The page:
Tuesday, May 7, 2013


To begin to talk about myself and my interest and engagement in illustration and art in general, I must first speak about the artist who was most influential in my life, my mother, Kari Bonini-Roma (1937-1996). I know that many artists refer to a parent as their role-model, their biggest fan, their support in early life, but I must spend a moment explaining both the influence and intimidation I felt from my mother and her incredible talent.

Kari Bonini-Roma had raw talent from early in life. Our house was filled with sketches she had done in high school and abstract art she created in the late 50’s in college at the University of Wisconsin, Madison. We had paintings in the studio (built by my father) on our rural property in northeastern Pennsylvania. My mother was a renaissance woman, someone who had a fantastic garden, was an incredible cook and managed to create an atmosphere that encouraged engagement in everything around us. She supplied various types of art materials for us kids, and kept a very open mind about approaches to art and its creation. She gave us assignments that are found in books like Salvador Dali’s, The Secret life of Salvador Dali, where one draws the reflection of an image in a mirror. She encouraged us to use unusual materials and explore their potential and possibilities.

My mother could draw almost anything, and draw it well. You can see true talent when someone can draw a human body in all positions correctly and without distortion, can draw hands and feet like DaVinci, and draw the horses and architecture equally as well. She knew anatomy and could draw virtually any animal on the planet, which is why for several years throughout the 1980’s, the Phoenix zoo used mom’s services for their signage and artwork throughout the zoo – including their logo and entry billboard. In the early 1960’s, she taught figure drawing and painting at Harper College, SUNY Binghamton. In the 1970’s, she was a medical illustrator for the nursing program at Broome Community College and created all the artwork for their teaching program on the human body. In the 1980’s, she lived in Arizona where she did architectural renderings for several developers, as well as  fine art portraits of Native American Indians and western landscapes. My mother was a creative force with a depth and breadth of talent that was both breathtaking and intimidating for a budding artist. As a young child, I was acutely aware of her range of abilities, so much so that I feared becoming an artist. It seemed like magic to watch her paint, and I felt no such force overtake me when I drew. Her processes were so innate that it seemed like a foreign entity took hold of her when she worked. Maybe she was channeling a Wyeth or Rockwell. She was also comfortable painting in many different styles.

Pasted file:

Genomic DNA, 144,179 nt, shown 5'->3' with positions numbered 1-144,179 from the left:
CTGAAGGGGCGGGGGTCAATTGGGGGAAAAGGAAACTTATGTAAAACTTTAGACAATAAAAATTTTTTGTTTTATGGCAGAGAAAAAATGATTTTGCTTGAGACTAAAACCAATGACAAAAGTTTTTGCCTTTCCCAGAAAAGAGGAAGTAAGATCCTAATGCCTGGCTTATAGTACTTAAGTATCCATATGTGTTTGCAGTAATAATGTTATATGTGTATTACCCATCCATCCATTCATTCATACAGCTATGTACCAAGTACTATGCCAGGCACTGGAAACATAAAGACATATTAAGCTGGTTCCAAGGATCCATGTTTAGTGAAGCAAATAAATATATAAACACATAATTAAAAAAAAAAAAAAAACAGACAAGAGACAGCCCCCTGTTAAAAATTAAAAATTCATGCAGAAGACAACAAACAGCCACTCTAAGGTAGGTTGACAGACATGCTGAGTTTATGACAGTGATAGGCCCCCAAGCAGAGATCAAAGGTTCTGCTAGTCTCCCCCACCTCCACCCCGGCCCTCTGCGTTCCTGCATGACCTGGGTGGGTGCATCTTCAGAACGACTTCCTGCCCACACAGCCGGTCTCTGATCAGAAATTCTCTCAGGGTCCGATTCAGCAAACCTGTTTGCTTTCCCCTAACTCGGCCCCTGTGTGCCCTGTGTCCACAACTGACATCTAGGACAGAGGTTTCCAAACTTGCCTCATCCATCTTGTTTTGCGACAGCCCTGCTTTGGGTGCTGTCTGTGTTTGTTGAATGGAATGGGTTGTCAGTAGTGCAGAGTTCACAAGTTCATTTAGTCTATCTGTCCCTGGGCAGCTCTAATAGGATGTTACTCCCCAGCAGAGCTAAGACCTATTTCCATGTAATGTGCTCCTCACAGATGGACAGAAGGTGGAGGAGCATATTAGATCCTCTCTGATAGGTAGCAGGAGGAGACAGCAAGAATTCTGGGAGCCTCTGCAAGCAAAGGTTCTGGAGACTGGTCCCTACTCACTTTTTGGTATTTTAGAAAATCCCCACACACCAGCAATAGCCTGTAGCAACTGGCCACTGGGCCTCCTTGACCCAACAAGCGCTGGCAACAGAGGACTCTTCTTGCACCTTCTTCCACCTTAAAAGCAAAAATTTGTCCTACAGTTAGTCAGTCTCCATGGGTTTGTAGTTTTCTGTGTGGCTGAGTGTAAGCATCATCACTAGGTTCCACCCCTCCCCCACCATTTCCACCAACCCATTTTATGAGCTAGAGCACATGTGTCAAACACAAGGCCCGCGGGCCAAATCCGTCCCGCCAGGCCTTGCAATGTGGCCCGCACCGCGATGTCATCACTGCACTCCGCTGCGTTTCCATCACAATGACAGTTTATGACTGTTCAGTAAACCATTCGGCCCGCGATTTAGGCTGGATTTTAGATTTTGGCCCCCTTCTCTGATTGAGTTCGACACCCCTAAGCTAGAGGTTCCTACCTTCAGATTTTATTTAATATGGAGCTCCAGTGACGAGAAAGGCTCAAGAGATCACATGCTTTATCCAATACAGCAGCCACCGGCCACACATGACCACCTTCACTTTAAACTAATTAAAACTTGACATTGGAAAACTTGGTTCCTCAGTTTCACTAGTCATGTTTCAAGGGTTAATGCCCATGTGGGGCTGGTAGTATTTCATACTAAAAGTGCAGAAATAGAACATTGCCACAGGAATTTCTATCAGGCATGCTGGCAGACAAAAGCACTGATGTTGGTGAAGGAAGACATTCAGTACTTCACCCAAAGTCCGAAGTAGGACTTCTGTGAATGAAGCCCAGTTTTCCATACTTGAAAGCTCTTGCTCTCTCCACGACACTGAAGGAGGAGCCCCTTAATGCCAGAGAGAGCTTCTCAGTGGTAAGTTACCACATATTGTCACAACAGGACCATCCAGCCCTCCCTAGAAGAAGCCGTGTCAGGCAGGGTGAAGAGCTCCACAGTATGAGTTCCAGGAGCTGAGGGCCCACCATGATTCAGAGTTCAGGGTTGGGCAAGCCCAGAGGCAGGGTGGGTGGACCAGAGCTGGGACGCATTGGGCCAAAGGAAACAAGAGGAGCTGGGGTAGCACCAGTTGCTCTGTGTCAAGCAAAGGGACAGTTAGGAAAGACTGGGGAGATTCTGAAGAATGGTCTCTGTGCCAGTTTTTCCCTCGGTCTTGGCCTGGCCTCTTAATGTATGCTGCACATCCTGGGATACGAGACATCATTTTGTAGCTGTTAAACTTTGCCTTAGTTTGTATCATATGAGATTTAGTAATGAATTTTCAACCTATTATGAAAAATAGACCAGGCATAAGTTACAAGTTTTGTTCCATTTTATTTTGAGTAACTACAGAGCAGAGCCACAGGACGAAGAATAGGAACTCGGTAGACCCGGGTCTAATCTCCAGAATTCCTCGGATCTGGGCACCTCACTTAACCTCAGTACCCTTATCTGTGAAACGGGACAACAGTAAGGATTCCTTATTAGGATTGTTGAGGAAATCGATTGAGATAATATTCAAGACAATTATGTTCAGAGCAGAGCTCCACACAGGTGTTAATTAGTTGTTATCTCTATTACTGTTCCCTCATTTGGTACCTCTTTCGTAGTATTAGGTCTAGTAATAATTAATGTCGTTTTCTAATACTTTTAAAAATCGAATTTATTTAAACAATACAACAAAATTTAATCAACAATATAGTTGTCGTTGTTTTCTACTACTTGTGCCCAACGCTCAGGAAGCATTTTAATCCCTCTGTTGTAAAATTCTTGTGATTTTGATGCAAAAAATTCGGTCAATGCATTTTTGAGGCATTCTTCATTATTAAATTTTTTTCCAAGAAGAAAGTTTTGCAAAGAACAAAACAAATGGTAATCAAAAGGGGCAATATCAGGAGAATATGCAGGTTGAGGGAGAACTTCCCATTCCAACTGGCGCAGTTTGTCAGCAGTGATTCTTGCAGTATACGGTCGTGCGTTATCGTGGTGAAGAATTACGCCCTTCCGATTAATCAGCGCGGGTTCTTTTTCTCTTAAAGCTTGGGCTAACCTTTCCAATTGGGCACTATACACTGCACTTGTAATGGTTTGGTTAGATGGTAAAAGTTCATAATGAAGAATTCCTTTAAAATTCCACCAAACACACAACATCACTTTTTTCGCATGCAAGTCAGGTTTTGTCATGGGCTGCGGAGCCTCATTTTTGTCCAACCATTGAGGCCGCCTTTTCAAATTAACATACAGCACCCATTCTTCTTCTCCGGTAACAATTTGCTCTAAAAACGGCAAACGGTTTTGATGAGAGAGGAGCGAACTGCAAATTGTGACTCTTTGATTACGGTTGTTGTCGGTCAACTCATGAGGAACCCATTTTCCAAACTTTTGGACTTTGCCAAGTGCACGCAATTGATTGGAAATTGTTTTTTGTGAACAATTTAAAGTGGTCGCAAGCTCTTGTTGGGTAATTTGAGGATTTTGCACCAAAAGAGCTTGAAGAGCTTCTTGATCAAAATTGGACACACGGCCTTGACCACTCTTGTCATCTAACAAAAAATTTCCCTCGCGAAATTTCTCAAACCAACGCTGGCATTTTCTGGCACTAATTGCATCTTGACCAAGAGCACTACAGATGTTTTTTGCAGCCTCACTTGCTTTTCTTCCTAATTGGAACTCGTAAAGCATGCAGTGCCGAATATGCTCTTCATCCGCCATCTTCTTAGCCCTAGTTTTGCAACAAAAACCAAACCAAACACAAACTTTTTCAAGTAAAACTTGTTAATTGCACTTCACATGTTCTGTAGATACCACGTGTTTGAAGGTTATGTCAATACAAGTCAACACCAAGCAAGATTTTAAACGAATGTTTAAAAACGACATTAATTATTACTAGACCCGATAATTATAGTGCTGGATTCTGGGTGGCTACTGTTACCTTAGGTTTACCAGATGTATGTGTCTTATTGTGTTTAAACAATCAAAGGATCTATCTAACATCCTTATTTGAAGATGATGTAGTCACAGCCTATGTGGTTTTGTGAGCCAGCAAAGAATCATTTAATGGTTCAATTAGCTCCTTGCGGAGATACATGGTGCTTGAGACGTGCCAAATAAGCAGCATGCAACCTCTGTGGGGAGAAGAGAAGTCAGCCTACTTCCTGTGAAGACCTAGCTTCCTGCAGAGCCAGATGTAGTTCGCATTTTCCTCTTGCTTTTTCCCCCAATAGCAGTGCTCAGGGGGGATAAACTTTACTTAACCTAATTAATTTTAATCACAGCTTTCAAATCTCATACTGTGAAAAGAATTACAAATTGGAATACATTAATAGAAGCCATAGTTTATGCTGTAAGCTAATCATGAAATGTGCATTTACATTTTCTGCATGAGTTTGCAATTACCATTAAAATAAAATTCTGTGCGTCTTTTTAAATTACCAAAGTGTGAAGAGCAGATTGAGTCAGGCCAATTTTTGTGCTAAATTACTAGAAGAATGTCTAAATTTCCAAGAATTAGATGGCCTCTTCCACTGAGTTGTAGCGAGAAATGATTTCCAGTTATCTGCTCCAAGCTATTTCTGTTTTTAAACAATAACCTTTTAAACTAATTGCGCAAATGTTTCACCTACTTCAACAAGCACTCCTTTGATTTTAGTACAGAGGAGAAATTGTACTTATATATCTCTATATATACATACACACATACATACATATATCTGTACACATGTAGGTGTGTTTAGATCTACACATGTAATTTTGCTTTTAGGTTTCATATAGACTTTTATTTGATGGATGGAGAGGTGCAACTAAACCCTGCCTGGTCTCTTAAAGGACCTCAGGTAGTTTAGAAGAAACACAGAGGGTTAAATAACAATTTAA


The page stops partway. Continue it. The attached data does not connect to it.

When you have an accomplished mother who can tackle any assignment with grace, it is incredibly difficult not to compare your talents with hers. I wish I could show her my work. She always loved to see it and give constructive feedback or give me pointers on how to approach a project. I loved that, and I miss it, almost as much as I miss her.